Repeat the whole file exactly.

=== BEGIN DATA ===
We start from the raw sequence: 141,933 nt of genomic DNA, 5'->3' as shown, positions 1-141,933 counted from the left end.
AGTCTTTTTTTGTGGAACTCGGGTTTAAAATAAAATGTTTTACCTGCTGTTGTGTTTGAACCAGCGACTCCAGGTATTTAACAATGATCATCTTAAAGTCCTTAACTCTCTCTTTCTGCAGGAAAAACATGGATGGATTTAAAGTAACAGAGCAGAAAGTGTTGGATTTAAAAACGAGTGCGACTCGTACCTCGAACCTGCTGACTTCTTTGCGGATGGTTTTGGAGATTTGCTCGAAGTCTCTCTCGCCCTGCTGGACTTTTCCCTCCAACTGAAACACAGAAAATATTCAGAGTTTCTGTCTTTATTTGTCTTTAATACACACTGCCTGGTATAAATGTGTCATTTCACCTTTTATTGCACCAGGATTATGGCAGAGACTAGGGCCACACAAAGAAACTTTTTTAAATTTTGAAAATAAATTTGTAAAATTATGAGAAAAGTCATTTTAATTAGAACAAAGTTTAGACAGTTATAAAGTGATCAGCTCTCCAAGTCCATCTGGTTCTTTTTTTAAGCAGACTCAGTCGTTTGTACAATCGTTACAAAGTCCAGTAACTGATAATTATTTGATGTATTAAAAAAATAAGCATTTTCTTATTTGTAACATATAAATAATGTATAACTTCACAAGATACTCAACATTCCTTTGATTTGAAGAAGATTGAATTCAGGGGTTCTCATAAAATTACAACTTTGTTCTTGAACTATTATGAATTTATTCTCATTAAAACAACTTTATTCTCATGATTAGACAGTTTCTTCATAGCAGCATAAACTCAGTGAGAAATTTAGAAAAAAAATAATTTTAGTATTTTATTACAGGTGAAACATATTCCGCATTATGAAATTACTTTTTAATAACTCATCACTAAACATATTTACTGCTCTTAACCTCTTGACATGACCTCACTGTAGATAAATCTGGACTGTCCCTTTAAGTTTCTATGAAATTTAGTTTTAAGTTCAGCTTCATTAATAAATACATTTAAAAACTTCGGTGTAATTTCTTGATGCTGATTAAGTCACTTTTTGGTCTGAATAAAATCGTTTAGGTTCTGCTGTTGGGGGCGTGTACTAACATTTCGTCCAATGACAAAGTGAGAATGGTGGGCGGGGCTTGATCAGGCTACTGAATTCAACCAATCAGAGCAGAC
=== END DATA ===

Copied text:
We start from the raw sequence: 141,933 nt of genomic DNA, 5'->3' as shown, positions 1-141,933 counted from the left end.
AGTCTTTTTTTGTGGAACTCGGGTTTAAAATAAAATGTTTTACCTGCTGTTGTGTTTGAACCAGCGACTCCAGGTATTTAACAATGATCATCTTAAAGTCCTTAACTCTCTCTTTCTGCAGGAAAAACATGGATGGATTTAAAGTAACAGAGCAGAAAGTGTTGGATTTAAAAACGAGTGCGACTCGTACCTCGAACCTGCTGACTTCTTTGCGGATGGTTTTGGAGATTTGCTCGAAGTCTCTCTCGCCCTGCTGGACTTTTCCCTCCAACTGAAACACAGAAAATATTCAGAGTTTCTGTCTTTATTTGTCTTTAATACACACTGCCTGGTATAAATGTGTCATTTCACCTTTTATTGCACCAGGATTATGGCAGAGACTAGGGCCACACAAAGAAACTTTTTTAAATTTTGAAAATAAATTTGTAAAATTATGAGAAAAGTCATTTTAATTAGAACAAAGTTTAGACAGTTATAAAGTGATCAGCTCTCCAAGTCCATCTGGTTCTTTTTTTAAGCAGACTCAGTCGTTTGTACAATCGTTACAAAGTCCAGTAACTGATAATTATTTGATGTATTAAAAAAATAAGCATTTTCTTATTTGTAACATATAAATAATGTATAACTTCACAAGATACTCAACATTCCTTTGATTTGAAGAAGATTGAATTCAGGGGTTCTCATAAAATTACAACTTTGTTCTTGAACTATTATGAATTTATTCTCATTAAAACAACTTTATTCTCATGATTAGACAGTTTCTTCATAGCAGCATAAACTCAGTGAGAAATTTAGAAAAAAAATAATTTTAGTATTTTATTACAGGTGAAACATATTCCGCATTATGAAATTACTTTTTAATAACTCATCACTAAACATATTTACTGCTCTTAACCTCTTGACATGACCTCACTGTAGATAAATCTGGACTGTCCCTTTAAGTTTCTATGAAATTTAGTTTTAAGTTCAGCTTCATTAATAAATACATTTAAAAACTTCGGTGTAATTTCTTGATGCTGATTAAGTCACTTTTTGGTCTGAATAAAATCGTTTAGGTTCTGCTGTTGGGGGCGTGTACTAACATTTCGTCCAATGACAAAGTGAGAATGGTGGGCGGGGCTTGATCAGGCTACTGAATTCAACCAATCAGAGCAGAC